Po Yin Wong ’09 Hong Kong, China

Rob Kievit ’09 Farmington, Conn.

Ling Zhu ’09 Kunshan, China

Ned Warner ’08 New York, N.Y.

James Goldring ’09 Newton, Mass.

Ai Yamanaka ’11 Staten Island, N.Y.

Megan Lehmann ’08 Sitka, Alaska

Megan Litwin ’08 Whately, Mass. Cover Photos: On the cover, Tamer Hassan ’11 puts on a sheep’s face in Biodiversity class (Tom Bollier ’11); opposite, Hayley Didriksen ’10 and Sarah Martinez ’11 during Colby Dancers practice (Emma Gildesgame ’10); back cover, a glassy coating covered the trees (and everything else) after an ice storm (Megan Lehmann ’08).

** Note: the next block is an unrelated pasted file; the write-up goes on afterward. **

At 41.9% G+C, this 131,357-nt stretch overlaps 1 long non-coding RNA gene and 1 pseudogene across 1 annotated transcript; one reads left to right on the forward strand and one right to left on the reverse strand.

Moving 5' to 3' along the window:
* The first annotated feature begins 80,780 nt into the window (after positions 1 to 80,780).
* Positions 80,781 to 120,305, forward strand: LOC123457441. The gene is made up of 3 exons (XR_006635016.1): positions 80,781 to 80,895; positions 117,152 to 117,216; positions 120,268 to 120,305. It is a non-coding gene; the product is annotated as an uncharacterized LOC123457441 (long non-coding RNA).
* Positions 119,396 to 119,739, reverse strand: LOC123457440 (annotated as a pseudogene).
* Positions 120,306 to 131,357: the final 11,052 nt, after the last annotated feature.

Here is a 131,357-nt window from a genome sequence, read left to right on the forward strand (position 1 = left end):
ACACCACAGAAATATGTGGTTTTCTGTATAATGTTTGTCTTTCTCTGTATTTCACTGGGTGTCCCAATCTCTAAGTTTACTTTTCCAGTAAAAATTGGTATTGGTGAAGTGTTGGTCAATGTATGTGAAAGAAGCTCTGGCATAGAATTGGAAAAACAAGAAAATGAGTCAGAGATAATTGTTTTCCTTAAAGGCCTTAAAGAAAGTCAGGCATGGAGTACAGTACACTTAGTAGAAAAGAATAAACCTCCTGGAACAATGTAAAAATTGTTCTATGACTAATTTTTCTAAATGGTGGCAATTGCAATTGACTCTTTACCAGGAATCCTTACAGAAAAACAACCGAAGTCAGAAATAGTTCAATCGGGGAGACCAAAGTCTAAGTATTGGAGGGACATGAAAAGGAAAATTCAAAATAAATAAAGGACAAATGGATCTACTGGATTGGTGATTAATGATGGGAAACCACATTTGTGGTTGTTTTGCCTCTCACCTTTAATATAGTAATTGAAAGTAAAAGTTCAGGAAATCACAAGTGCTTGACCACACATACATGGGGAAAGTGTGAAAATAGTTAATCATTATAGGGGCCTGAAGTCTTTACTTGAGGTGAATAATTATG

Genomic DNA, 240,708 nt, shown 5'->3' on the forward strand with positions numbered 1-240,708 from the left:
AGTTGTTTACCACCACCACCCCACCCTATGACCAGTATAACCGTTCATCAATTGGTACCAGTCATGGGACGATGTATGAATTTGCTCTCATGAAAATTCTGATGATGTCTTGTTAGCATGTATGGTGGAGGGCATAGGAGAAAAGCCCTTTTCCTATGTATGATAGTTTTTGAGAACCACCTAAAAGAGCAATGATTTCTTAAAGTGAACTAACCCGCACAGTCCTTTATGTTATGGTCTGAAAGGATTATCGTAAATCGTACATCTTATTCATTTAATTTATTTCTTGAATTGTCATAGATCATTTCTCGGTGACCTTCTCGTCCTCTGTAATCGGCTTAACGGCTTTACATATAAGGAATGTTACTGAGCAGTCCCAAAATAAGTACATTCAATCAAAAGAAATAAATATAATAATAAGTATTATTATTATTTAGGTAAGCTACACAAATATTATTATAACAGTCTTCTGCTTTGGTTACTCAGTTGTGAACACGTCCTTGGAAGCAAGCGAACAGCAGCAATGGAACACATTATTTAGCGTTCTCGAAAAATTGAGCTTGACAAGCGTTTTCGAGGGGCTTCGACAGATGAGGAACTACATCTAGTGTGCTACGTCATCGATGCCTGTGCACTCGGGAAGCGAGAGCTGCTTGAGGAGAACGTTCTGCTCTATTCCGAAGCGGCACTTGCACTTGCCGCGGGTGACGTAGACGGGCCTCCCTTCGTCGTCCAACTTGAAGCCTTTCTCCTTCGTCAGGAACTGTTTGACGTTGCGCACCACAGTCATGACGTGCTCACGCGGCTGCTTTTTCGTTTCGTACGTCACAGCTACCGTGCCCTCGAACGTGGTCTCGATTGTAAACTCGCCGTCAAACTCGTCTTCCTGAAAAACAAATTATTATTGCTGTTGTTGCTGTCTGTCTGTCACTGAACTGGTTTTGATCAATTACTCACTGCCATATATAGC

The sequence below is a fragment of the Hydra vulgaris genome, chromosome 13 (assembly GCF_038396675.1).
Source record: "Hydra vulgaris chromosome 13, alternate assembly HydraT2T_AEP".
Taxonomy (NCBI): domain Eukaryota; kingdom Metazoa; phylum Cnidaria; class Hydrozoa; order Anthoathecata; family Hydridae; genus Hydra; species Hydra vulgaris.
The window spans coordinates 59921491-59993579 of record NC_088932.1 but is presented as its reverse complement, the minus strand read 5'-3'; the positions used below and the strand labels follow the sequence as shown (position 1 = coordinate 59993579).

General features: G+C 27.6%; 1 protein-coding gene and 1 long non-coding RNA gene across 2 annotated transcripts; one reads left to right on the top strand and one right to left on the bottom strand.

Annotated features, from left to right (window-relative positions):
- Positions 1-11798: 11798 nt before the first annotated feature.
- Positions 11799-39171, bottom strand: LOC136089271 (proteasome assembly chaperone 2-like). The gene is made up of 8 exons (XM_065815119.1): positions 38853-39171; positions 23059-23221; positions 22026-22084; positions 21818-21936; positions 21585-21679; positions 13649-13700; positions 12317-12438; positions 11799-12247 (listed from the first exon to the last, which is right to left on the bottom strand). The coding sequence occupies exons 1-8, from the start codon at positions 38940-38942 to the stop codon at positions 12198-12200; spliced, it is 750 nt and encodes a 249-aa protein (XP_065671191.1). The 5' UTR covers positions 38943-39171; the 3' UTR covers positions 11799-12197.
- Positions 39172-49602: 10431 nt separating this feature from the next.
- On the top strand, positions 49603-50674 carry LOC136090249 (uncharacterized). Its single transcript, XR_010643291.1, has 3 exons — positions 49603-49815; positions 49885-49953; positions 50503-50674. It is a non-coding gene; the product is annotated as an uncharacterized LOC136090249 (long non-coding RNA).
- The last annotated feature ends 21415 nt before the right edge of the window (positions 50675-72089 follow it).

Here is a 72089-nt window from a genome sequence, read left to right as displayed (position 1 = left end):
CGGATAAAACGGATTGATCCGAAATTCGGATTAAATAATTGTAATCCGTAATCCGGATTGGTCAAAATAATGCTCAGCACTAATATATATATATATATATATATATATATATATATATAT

k Printed on paper made from 100-percent post-consumer fiber manufactured with alternative fuels.